Mature Women: Getting Ready for Sex Again

What do you do when you are a woman – say in your late 50’s or 60’s – who has not had intercourse in several years and would like to start having sex again, but cannot due to a shrunken vaginal opening?

In my clinical practice I have spoken to several women with such a concern. Each of them had unique circumstances, but there also were common factors, which I would like to highlight here.

Typically, if a woman 1) goes through menopause, 2) does not opt for hormone therapy, and 3) is not sexually active, she will eventually experience structural changes in her vagina known as vaginal dystrophy or atrophy. Not only does the vaginal tissue become thinner and frailer, but it can begin to shrink, eventually leaving only a tight vaginal opening. These changes are mainly due to decreased estrogen production after menopause.

The first step should be to see a gynecologist or other health practitioner who can perform a vaginal exam. Often times, local estrogen treatment in the form of a cream, vaginal tablets or an estrogen containing intra-vaginal ring can, over time, improve the health of the vaginal tissue. The two key words here are “estrogen” and “time.” Changes do not happen overnight and patience is required. All of the estrogen-containing medications are by prescription only and an in-office health exam is necessary to correctly evaluate the situation and to identify the best course of action.

The second step is for the woman to begin to gently stretch her vaginal opening. Over time, some women are able to stretch their vaginal opening by using their fingers and a lubricant. If the tissue is very frail, vitamin E cream can be used as a lubricant. Others purchase vaginal dilators available at or (the latter website requires prescription from a MD or nurse practitioner and only ships to health care provider’s office). Sometimes it is helpful to have a physical therapist who specializes in pelvic floor muscles (PFM) and vaginal health to assist the woman with gaining better control of her PFMs. She can learn to more effectively relax these muscles, which otherwise may form a tight grip around her vagina, preventing it from opening up completely. Once again, the key word is “time.” Most women do find that their vagina begins to open up as they focus on stretching it and relaxing their PFMs.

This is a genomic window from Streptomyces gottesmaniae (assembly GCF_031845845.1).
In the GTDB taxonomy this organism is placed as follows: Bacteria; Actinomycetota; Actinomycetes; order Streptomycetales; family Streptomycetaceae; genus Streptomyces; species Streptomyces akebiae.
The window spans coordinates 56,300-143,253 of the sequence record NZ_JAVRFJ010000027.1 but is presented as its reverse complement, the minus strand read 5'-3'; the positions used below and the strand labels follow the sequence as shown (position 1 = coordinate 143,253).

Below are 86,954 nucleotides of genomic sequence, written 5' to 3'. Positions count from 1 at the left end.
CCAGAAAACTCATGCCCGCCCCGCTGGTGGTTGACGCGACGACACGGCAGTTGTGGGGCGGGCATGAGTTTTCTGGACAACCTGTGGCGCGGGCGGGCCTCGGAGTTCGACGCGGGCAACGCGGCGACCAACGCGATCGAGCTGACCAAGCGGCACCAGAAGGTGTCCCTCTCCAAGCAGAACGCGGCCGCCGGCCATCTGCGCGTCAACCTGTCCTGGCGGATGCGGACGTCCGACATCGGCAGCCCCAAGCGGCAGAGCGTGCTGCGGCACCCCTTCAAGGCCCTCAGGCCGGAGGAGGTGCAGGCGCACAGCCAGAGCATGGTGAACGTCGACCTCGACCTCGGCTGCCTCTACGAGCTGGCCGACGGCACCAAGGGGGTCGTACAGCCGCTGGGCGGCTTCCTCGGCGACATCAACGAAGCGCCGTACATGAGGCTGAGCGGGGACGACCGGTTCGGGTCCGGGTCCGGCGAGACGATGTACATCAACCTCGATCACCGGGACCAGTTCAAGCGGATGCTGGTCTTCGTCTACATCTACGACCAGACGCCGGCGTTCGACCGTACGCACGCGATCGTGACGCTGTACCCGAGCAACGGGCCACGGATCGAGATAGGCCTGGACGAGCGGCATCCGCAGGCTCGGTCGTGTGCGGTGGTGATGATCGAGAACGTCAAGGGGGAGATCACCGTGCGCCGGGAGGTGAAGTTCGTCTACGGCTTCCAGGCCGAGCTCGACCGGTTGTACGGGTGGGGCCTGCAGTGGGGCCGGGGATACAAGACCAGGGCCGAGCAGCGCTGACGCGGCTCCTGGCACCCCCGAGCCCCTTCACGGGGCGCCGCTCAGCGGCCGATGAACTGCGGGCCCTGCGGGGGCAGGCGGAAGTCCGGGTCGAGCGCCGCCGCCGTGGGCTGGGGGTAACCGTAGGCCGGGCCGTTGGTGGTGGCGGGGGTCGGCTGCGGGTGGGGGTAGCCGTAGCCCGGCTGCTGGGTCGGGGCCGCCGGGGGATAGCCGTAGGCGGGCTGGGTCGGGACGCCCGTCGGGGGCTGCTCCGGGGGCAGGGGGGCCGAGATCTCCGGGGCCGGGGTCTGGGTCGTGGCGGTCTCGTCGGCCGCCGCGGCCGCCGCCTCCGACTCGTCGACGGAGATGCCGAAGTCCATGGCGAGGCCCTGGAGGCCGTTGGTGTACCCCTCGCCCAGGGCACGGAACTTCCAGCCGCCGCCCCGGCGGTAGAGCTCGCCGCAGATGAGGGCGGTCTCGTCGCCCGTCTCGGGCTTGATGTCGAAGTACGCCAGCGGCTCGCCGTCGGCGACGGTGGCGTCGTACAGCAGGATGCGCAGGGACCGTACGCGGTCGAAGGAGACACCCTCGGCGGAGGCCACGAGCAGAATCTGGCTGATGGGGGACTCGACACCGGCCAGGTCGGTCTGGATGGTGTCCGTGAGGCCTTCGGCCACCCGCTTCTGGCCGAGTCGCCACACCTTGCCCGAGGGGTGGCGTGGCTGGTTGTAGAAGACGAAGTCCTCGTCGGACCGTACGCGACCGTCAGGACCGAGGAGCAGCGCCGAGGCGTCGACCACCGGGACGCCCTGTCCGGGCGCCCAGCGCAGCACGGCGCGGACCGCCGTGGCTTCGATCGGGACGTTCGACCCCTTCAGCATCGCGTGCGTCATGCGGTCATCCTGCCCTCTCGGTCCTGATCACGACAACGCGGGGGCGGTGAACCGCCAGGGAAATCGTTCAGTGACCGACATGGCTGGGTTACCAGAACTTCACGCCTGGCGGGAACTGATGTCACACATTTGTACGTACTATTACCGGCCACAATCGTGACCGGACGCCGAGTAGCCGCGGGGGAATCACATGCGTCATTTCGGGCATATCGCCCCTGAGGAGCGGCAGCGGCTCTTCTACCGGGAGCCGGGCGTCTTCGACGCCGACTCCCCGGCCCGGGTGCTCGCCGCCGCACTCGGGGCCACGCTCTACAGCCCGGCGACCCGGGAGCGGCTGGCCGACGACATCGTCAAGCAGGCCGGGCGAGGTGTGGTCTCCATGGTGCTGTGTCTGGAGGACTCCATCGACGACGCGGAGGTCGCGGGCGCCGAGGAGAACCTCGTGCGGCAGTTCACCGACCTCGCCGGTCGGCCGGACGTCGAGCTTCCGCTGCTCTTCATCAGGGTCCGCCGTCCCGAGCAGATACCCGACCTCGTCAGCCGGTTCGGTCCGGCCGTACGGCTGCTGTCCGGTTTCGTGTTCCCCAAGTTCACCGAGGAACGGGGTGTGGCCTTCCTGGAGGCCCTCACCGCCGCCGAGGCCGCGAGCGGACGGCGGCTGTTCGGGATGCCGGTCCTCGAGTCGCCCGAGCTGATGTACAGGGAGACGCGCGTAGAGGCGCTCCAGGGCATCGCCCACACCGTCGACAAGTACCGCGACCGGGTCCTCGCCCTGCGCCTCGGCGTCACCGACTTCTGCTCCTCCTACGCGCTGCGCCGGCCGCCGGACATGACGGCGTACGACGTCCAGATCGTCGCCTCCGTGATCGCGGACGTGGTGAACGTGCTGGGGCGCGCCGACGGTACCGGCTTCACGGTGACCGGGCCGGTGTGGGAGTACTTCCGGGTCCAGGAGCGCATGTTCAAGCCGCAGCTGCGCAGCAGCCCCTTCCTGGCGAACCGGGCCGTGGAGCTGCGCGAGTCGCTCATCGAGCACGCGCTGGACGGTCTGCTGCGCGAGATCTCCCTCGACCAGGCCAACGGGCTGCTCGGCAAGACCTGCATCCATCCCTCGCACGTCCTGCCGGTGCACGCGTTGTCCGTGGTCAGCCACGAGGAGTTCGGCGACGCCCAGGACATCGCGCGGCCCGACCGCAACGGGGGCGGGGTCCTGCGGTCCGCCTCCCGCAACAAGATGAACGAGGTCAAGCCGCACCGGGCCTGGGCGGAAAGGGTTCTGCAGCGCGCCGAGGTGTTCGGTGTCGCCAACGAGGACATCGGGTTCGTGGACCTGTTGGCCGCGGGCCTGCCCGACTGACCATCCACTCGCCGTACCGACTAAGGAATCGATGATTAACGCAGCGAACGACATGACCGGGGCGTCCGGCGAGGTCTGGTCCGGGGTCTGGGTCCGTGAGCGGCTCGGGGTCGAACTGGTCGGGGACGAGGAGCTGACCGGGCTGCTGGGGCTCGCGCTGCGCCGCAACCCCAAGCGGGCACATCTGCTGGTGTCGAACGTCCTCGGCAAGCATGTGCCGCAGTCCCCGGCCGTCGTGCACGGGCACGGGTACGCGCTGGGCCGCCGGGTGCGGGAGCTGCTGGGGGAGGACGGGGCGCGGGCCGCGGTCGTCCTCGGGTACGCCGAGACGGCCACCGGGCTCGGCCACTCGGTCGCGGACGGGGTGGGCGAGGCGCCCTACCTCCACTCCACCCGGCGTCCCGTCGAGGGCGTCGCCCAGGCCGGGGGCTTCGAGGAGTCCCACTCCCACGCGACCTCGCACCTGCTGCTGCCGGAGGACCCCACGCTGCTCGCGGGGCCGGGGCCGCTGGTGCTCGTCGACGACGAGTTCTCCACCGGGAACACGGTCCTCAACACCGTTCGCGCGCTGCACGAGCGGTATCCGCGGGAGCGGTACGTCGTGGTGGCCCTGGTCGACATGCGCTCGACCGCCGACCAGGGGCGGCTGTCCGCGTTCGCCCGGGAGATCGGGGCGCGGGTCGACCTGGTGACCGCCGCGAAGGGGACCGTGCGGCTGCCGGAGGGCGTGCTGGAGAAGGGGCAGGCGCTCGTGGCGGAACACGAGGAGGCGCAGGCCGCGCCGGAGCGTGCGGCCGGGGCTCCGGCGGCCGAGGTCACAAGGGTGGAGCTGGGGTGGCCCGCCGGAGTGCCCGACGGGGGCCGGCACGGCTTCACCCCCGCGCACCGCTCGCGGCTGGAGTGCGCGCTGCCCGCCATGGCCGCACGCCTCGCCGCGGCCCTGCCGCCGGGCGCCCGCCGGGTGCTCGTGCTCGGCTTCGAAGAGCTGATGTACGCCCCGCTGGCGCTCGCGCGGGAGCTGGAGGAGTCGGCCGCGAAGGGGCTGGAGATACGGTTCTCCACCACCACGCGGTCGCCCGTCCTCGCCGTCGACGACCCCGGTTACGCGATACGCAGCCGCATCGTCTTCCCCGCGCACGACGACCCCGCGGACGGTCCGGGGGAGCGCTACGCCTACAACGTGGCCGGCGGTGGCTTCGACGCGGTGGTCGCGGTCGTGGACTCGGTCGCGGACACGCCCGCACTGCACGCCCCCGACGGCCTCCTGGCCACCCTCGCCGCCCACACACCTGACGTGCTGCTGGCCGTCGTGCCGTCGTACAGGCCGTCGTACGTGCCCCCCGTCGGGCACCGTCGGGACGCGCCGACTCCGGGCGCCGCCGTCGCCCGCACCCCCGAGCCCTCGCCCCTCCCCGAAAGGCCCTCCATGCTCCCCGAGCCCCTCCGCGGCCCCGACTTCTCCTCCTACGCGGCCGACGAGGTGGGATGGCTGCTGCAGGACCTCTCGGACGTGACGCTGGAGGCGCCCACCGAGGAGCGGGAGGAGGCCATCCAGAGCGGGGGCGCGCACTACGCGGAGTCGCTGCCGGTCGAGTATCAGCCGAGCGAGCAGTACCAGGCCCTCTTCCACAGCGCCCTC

When the woman is finally ready to try intercourse, I always recommend starting with her in the on-top position, sitting straddled over her partner who is prone on his back facing her. The reason that this position often works best is that the woman is in full control of how much of the penis she wants to insert into her vagina, how much she wants to thrust back and forth or up and down; and the straddling itself can facilitate the opening of her vagina. If an aging partner does not get enough sexual stimulation of his penis in this position, he may want to ask his own health provider about erection enhancing drugs such as Viagra, Levitra or Cialis. Be sure to use plenty of lubrication in order to make penetration as easy as possible. Being sexually aroused also helps the vagina to open up, so be sure to allow much time for foreplay.

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